Saturday, August 11, 2012
Under Paul Ryan’s Plan, Mitt Romney Would Pay Virtually No Taxes
Democrats have speculated that Mitt Romney might have paid little to no taxes in the years covered in his unreleased tax returns. If Paul Ryan had his way, they’d be right.
Romney’s new running mate proposed eliminating the capital gains tax in his 2010 “Roadmap for America’s Future.” Since Romney, like many ultra-wealthy Americans, derives virtually all of his income from investments, he would pay virtually no taxes at all under such a plan.
The Atlantic crunched the numbers on Romney’s 2010 tax returns, the only one he’s made public, and found that Romney’s tax rate that year would be just 0.82 percent under Ryan’s proposal.
Romney went out of his way during the campaign to avoid proposing any capital gains tax cuts that would benefit him personally, keenly aware that his investment fortune made him an easy target for Democrats. He did propose tax cuts on investment income, but said they would be restricted only to middle-class savings, leaving his own vast holdings unaffected.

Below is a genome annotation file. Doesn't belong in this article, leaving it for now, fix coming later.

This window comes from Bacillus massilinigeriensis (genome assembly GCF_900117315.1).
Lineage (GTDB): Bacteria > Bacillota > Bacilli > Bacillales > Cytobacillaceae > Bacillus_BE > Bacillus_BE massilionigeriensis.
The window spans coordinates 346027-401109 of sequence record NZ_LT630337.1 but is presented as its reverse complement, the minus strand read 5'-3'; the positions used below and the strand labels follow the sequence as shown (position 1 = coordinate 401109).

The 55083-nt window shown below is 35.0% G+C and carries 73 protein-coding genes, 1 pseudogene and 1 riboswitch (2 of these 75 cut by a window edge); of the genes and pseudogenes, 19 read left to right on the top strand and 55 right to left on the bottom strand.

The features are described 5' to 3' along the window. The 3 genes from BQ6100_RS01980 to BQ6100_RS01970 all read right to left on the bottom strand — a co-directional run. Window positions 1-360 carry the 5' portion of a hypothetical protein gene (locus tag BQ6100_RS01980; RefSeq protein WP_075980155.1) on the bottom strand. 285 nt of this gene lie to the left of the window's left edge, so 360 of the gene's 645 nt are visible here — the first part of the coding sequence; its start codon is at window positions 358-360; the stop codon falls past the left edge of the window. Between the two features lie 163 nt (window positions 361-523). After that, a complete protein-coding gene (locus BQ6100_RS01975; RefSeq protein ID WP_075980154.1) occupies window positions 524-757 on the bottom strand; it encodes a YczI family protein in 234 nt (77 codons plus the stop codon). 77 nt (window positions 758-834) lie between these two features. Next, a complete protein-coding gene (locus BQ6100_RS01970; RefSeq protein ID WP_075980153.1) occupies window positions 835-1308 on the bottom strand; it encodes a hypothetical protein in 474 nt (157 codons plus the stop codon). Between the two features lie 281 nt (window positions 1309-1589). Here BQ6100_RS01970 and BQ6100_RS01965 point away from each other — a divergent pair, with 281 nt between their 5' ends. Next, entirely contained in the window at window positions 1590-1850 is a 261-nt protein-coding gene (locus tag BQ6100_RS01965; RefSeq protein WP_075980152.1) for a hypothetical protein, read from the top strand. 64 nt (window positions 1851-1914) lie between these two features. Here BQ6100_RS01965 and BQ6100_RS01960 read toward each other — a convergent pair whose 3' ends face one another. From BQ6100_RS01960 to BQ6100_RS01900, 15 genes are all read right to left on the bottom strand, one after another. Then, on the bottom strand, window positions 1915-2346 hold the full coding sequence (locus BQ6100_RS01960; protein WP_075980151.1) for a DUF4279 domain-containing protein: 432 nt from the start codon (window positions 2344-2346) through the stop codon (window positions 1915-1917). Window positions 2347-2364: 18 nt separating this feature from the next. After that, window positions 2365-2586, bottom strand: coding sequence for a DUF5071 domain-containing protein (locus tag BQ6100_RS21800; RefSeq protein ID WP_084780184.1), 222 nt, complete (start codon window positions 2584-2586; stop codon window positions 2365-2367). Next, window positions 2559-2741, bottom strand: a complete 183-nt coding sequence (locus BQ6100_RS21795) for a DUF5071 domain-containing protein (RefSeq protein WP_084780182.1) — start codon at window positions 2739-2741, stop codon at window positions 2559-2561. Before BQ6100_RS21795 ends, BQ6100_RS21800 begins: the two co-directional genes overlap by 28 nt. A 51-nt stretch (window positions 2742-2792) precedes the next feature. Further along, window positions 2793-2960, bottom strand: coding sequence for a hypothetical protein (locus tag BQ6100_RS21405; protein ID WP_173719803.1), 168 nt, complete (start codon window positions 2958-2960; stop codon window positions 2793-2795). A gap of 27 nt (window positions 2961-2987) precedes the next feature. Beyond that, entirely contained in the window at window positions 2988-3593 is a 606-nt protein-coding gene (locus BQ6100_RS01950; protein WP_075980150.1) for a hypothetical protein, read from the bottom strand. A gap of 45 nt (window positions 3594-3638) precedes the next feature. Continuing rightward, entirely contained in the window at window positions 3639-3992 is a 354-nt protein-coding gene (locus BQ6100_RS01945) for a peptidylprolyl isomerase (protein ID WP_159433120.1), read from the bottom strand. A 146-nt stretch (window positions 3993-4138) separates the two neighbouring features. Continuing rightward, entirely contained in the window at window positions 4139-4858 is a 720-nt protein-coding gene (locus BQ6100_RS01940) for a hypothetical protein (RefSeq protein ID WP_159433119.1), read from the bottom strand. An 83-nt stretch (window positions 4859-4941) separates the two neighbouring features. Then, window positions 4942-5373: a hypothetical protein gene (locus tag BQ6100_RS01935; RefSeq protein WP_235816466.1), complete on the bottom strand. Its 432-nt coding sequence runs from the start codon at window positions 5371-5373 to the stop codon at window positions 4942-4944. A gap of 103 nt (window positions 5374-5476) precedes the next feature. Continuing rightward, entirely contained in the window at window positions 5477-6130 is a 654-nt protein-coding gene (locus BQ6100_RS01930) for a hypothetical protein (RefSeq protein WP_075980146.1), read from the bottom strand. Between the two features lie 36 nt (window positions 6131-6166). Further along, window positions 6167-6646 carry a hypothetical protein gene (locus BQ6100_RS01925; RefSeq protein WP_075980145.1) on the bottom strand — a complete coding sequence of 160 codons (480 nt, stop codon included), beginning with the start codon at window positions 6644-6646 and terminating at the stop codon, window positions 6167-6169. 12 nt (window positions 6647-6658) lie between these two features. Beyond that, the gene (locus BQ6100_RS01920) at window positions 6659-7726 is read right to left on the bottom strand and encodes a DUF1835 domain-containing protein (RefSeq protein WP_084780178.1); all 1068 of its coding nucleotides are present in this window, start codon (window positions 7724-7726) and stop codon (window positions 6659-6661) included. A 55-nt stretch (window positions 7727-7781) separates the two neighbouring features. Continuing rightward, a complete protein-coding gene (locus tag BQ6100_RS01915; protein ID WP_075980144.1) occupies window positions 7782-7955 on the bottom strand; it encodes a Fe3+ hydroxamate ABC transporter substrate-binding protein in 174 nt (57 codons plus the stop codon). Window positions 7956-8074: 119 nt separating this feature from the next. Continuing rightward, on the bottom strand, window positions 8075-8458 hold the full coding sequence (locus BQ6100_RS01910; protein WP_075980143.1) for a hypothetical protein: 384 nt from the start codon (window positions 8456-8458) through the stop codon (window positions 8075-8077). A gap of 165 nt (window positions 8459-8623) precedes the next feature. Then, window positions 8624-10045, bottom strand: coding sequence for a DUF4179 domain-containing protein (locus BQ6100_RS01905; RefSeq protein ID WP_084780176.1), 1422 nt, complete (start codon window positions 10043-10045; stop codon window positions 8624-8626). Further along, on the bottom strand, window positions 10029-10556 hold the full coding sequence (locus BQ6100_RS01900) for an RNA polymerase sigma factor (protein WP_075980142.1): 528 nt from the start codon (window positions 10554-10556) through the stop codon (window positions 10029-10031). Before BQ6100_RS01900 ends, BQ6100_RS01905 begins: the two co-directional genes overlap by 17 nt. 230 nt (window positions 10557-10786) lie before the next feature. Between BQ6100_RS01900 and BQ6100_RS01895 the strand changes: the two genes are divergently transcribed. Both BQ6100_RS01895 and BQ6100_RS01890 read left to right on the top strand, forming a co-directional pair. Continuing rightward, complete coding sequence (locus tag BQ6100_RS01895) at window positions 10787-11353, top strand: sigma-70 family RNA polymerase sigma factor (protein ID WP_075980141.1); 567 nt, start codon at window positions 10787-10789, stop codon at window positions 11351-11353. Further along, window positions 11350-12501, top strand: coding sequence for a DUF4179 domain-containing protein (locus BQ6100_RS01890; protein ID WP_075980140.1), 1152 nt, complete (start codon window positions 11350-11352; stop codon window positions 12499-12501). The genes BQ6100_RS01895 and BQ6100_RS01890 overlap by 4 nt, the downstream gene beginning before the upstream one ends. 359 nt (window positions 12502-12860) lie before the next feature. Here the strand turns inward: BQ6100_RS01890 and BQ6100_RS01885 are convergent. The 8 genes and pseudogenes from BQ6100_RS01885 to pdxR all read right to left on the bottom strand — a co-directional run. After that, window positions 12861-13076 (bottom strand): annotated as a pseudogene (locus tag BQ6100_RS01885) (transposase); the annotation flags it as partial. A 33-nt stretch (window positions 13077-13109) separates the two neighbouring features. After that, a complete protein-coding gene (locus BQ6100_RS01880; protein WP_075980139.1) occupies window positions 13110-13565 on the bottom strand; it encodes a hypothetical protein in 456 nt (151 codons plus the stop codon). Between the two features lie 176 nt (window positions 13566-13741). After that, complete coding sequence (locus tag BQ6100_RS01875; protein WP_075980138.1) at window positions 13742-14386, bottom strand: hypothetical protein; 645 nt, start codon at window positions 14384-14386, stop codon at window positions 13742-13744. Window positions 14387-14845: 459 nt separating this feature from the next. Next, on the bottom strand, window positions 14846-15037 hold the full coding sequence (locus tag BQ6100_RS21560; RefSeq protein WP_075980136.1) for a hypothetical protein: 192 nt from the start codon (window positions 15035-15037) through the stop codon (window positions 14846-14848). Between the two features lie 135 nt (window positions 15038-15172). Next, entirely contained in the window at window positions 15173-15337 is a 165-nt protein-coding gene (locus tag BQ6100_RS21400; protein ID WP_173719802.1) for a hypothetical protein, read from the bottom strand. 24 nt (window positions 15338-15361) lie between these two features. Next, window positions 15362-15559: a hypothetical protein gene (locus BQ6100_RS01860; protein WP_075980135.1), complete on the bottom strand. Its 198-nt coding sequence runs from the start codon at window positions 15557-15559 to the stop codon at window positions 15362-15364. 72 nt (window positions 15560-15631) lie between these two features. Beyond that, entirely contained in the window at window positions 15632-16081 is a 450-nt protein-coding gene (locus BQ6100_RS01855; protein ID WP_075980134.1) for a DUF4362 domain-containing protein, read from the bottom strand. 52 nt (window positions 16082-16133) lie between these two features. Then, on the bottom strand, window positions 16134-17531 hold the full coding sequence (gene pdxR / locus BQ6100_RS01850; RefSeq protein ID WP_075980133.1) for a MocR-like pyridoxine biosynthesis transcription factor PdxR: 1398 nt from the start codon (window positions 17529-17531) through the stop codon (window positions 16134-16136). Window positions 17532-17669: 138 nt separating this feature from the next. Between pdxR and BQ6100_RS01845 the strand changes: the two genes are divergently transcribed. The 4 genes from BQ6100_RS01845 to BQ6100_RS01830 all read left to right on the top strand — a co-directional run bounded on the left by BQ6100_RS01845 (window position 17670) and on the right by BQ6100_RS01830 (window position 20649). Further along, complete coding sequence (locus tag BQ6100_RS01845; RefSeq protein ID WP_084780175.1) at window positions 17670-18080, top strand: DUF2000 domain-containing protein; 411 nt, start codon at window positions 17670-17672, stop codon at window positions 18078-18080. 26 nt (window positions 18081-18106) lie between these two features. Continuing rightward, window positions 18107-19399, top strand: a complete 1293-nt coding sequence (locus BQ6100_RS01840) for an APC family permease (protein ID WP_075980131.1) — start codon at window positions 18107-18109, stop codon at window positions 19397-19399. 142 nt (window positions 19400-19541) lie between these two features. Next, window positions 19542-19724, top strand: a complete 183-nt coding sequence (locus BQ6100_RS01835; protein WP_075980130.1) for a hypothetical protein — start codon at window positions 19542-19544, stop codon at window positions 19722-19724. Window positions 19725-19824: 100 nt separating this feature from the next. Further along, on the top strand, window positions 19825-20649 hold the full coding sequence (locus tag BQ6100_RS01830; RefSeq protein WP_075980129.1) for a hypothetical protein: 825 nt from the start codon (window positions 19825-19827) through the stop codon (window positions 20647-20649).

The capital gains issue came up during the primaries when Romney attacked Newt Gingrich’s tax plan by noting it would reduce his own tax burden to 0 percent:
“Under that plan, I’d have paid no taxes in the last two years,” Romney said in a January debate, referring to its elimination of taxes on investment.
Ryan also may have recognized the political difficulties behind his idea. While his 2010 proposal put him on the political map, he chose not to zero out capital gains in his House budget.
Given Democratic enthusiasm for Romney’s personal finances and President Obama’s focus on tax fairness, Ryan’s earlier capital gains pitch is likely to rear its head on the trail.